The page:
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Hard-Hitting Journalism: Siberian Official Body-Slams State TV Journalist


Sergei Zaitsev could face up to six years in prison.

A regional boss in eastern Siberia has been suspended by the ruling United Russia party after he body-slammed a journalist from the state Rossia-24 television channel.

The journalist was asking Sergei Zaitsev, head of the Shirinsky region of Russia's Republic of Khakasia, about allegedly slipshod housing provided to people left homeless by wildfires in 2015.

The press service of United Russia, the Putin-era "party of power" that generally works hand-in-glove with the Kremlin, said on May 27 that Zaitsev had been suspended as secretary of its regional branch and could face removal from his post.

Party General Secretary Andrei Turchak was quoted as saying, "If you don't know how to deal with people and answer pointed questions, you have no place in government."

On May 22, a Rossia-24 camera crew showed up at Zaitsev's office and began asking questions about the state of the federally funded housing.

Three days later, the channel broadcast footage of Zaitsev trying to grab the microphone from journalist Ivan Litoman's hand before rising from his desk and angrily lifting, then slamming Litoman to the floor.

The clip did not show what preceded the attack, and it was not immediately clear if Litoman suffered any injuries.

The Investigative Committee said on May 27 that a criminal investigation into the incident had been opened on suspicion that Zaitsev obstructed "the lawful professional activities of journalists." If charged and convicted, he could face up to six years in prison.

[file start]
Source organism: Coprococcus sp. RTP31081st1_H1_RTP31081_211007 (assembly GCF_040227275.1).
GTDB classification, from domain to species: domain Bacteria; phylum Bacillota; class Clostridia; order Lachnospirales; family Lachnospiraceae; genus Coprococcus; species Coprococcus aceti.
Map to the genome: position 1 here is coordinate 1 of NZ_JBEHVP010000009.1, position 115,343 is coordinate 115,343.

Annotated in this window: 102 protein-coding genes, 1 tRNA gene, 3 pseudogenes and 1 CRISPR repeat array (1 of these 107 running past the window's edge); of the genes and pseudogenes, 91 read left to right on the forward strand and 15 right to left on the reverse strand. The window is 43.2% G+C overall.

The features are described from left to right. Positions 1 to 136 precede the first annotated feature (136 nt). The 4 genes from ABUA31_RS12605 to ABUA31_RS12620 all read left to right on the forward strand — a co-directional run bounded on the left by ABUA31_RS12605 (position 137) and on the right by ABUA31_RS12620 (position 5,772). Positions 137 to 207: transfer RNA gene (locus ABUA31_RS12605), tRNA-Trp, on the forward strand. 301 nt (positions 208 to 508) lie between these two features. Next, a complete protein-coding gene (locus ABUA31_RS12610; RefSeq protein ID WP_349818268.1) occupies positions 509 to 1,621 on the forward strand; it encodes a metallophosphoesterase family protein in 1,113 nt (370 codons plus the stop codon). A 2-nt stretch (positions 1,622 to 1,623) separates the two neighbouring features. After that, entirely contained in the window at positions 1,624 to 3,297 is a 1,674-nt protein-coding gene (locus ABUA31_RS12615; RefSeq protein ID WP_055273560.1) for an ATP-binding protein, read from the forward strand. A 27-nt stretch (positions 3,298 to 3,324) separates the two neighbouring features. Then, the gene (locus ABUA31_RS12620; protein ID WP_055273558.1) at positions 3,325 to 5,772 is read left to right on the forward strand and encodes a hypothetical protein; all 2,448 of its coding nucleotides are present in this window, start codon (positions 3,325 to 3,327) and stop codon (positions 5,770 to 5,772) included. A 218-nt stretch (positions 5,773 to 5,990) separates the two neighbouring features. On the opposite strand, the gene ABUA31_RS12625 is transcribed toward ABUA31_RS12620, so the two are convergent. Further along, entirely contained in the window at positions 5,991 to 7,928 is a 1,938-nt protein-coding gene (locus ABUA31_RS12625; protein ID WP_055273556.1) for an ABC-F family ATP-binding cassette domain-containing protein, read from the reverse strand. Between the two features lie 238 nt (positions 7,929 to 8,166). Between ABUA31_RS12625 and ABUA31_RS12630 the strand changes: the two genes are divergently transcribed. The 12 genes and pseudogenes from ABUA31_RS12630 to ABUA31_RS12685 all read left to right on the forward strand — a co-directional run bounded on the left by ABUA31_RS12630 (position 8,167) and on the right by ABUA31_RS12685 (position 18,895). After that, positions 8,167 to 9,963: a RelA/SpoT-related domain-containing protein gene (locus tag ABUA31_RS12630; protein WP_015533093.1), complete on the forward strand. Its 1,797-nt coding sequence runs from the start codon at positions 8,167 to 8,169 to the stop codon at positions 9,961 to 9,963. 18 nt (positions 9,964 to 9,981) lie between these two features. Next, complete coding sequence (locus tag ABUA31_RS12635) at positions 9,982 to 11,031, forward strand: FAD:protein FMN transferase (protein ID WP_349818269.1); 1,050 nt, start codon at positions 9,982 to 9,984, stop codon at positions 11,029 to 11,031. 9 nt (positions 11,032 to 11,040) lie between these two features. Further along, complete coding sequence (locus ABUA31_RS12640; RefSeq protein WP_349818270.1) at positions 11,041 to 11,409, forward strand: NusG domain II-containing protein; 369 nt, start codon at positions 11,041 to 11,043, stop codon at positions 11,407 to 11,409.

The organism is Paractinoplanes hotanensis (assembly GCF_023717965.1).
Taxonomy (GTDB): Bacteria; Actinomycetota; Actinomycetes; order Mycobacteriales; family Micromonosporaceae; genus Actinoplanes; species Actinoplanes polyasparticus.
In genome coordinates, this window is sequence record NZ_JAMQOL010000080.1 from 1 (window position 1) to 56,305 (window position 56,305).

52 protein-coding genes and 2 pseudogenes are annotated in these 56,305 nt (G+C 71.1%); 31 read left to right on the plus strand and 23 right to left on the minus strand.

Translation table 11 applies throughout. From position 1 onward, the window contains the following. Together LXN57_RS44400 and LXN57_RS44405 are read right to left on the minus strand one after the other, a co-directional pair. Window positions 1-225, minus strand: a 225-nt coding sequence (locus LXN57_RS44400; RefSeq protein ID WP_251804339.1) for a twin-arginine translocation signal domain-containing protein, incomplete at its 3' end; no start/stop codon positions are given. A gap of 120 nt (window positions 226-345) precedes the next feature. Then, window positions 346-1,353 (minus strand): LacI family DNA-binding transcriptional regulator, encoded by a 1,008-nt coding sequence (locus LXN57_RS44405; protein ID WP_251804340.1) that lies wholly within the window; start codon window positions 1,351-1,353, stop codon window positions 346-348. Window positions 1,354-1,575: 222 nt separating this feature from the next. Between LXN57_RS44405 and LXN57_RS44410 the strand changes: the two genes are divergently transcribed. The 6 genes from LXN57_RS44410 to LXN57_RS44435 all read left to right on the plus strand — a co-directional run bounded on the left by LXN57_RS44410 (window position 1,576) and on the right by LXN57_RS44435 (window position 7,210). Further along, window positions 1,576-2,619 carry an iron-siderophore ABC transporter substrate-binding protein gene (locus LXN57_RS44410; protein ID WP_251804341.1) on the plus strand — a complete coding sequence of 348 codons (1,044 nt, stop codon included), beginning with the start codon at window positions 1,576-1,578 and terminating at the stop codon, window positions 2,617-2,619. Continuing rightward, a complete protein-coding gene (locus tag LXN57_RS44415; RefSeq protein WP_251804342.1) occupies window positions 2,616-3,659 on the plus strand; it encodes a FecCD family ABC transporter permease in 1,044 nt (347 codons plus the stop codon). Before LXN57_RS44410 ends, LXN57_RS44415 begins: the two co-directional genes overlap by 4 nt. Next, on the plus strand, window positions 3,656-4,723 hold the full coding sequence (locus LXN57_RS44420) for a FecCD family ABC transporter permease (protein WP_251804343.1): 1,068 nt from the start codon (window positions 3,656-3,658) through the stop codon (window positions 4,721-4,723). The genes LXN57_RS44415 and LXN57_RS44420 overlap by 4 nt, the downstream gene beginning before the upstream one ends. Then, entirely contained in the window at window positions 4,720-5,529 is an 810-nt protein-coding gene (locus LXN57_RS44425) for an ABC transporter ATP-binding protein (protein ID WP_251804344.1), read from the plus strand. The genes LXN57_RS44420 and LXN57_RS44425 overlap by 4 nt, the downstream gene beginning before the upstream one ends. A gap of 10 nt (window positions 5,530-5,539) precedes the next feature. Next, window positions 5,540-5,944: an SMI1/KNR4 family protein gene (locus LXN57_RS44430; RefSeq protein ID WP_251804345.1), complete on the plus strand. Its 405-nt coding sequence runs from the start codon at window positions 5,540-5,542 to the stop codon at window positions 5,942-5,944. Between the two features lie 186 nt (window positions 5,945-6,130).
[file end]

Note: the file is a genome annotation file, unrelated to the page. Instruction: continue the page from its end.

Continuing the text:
In April 2015, wildfires in Khakasia left 34 people dead and more than 5,000 more homeless. In the village of Shira alone, 500 homes were destroyed.

With cameras rolling, President Vladimir Putin subsequently visited the scene and ordered that aid be delivered promptly and that homes be rebuilt.

Some 1.5 billion rubles ($23.2 million) was allocated from the federal budget to provide relief.

After complaints of shoddy construction and other problems, an audit revealed that much of the money had been stolen.

Zaitsev had already been convicted of failing to remove illegal waste dumps near the village that contributed to the 2015 fire and of failing to create an early-warning system to notify locals of the danger. He was sentenced to 4 1/2 years in prison but granted a full amnesty under a general amnesty to mark the 70th anniversary of victory in World War II. His conviction was annulled and he was allowed to remain in his post.

Rossia-24 journalist Litoman made headlines in April with a story about Nikita Yegorov-Kirillov, the organizer of a series of gay-friendly parties in Moscow who was attacked by unknown assailants. Many viewers found Litoman's piece, in which he described the parties as "orgies" and social-media posts from witnesses to the attacks were read in a nearly falsetto voice, offensive and homophobic.

Robert Coalson contributed to this report
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